At the beginning of 2013, the folks at the Duke Pubs decided they were ready to expand the family. But the thing is, they didn’t want to expand by a lot. They only wanted to expand by a little. And with that the concept of the World’s Smallest Pub was born. With a capacity of only 8 patrons, the World’s Smallest Pub opened in May of 2013 and has been serving the Duke of Westminster patio while the weather has been warm. I tracked down Steve Forler, designer at Squarefoot Design Inc. to find out what it wMicroPub Presentation AUG14as like designing for such a small space.

What did you think about the concept of the World’s Smallest Pub when you were first approached by the Duke Pubs?

I loved the idea of a small pub. We had seen one in London, England a few months back and were inspired by the thought of something similar. The idea that it could be a working storefront to give the pub more exposure to the public at street level was even more appealing from a business standpoint.

It really adds another dimension to the patio as well during the summer. Also, being the smallest pub in Toronto makes it a conversation piece.

 Do you have a lot of experience designing for small spaces?

Not quite THAT small but close (it is 205 sqft).  Many quick service restaurants in food courts can be 400 – 500 sqft, so we have designed for clients with that kind of criteria on other projects.

 What was the biggest challenge in designing the World’s Smallest Pub?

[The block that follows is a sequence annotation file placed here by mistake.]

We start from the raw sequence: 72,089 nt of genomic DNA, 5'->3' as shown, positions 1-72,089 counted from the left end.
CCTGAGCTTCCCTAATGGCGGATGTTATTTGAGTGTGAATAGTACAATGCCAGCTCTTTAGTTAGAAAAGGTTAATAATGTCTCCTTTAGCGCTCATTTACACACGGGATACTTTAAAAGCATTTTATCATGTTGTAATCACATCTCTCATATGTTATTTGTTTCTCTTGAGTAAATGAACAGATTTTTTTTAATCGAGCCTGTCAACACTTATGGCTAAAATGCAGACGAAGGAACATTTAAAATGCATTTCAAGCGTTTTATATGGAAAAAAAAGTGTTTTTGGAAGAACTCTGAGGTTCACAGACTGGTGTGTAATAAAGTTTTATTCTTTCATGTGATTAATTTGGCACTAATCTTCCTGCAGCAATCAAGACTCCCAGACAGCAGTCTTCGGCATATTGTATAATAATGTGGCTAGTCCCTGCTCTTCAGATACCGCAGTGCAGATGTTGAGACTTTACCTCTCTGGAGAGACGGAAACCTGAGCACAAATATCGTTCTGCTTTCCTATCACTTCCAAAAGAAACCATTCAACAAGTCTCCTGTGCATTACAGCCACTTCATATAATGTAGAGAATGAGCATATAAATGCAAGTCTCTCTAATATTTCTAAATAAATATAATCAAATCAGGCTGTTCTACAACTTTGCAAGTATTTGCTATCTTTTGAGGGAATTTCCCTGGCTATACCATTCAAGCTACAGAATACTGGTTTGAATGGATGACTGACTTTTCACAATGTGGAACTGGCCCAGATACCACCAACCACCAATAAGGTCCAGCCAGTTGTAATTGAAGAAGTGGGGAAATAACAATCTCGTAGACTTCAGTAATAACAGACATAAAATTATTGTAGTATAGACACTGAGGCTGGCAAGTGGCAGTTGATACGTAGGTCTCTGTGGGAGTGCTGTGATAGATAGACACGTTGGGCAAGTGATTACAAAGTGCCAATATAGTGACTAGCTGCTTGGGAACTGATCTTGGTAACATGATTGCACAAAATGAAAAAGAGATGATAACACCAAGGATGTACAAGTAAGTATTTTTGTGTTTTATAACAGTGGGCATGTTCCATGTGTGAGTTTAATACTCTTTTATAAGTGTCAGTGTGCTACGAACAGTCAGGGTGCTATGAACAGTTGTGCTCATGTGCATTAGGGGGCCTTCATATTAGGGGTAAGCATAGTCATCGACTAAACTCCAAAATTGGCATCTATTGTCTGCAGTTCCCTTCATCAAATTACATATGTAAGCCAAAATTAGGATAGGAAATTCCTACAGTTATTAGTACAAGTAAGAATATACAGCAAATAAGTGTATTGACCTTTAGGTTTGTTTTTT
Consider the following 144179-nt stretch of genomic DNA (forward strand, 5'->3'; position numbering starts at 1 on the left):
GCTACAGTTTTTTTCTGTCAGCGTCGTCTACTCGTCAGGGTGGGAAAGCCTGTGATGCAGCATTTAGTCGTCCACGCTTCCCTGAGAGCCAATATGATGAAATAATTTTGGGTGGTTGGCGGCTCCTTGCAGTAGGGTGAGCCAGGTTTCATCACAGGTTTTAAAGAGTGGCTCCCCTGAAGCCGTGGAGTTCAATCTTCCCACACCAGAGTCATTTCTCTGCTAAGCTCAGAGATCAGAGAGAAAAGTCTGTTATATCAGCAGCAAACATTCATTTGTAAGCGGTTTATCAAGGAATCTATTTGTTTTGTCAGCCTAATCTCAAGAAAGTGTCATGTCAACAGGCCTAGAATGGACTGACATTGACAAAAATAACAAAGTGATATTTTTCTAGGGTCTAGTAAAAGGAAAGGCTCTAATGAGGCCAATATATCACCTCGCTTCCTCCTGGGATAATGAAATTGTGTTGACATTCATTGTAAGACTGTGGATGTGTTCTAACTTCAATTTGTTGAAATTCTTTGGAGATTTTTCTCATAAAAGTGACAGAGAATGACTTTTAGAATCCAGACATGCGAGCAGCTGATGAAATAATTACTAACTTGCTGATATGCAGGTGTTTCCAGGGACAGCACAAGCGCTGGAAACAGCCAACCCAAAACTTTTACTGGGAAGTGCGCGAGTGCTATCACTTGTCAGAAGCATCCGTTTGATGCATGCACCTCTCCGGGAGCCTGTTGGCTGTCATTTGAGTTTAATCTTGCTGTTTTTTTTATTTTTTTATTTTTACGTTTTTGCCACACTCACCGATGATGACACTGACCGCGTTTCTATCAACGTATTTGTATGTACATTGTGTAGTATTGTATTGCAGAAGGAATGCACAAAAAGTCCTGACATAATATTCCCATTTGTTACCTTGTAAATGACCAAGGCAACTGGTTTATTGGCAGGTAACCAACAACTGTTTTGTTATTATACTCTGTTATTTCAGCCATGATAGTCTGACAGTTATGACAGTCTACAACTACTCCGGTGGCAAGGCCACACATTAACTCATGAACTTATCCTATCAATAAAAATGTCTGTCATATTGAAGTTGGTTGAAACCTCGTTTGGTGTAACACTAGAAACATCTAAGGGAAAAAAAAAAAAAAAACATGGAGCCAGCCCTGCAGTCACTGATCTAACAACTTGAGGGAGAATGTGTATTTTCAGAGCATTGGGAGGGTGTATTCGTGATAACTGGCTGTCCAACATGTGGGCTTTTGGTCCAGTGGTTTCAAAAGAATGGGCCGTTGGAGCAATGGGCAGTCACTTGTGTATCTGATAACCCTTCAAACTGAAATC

That was the mobile window-wall system. Not from a physical point but due to the restrictions of the Liquor License Board, a portion of the wall had to be fixed in place, while the rest could open to the public for access. Getting all those dimensions exact so that all parties were satisfied took a little bit of stick handling.

The design challeng20130118_144729e was to make it feel like a pub that had existed there for years, tucked away in this small space. We refurbished large antique, acid-etched windows and mounted them into the back bar millwork to add to the sense of worn out wood. There is something about aged millwork that says hand-made. The small dints and dings in the edges and off colour of the stain add a lot of character. The over- sized design of the windows also elevated the height of the back bar wall and the mirrors behind them added visual depth to the space.WSP

What type of clientele do you think this space will attract? Regulars? Scotch drinkers? Beer drinkers?

This will definitely attract regulars. As soon as the weather is too cold for the patio to be open, a regular crowd with gather into the small bar to be engaged in the experience of the smallest pub in Toronto. Almost as an extension of the patio season.

What IMG_20130527_103954do you look for in a pub?

A sense of realism. There is a specific way a pub is designed and detailed compared to other restaurants. The proportions of the moulding and trims in combination with the interior finishes and seating, when executed properly, give the pub a greater sense of reality. That is the atmosphere that we are trying to create. As if it has existed for a hundred years.

Head down to the Financial District and check out the World’s Smallest Pub. Order a pint and tell them to put it on Lizzie’s tab. ;)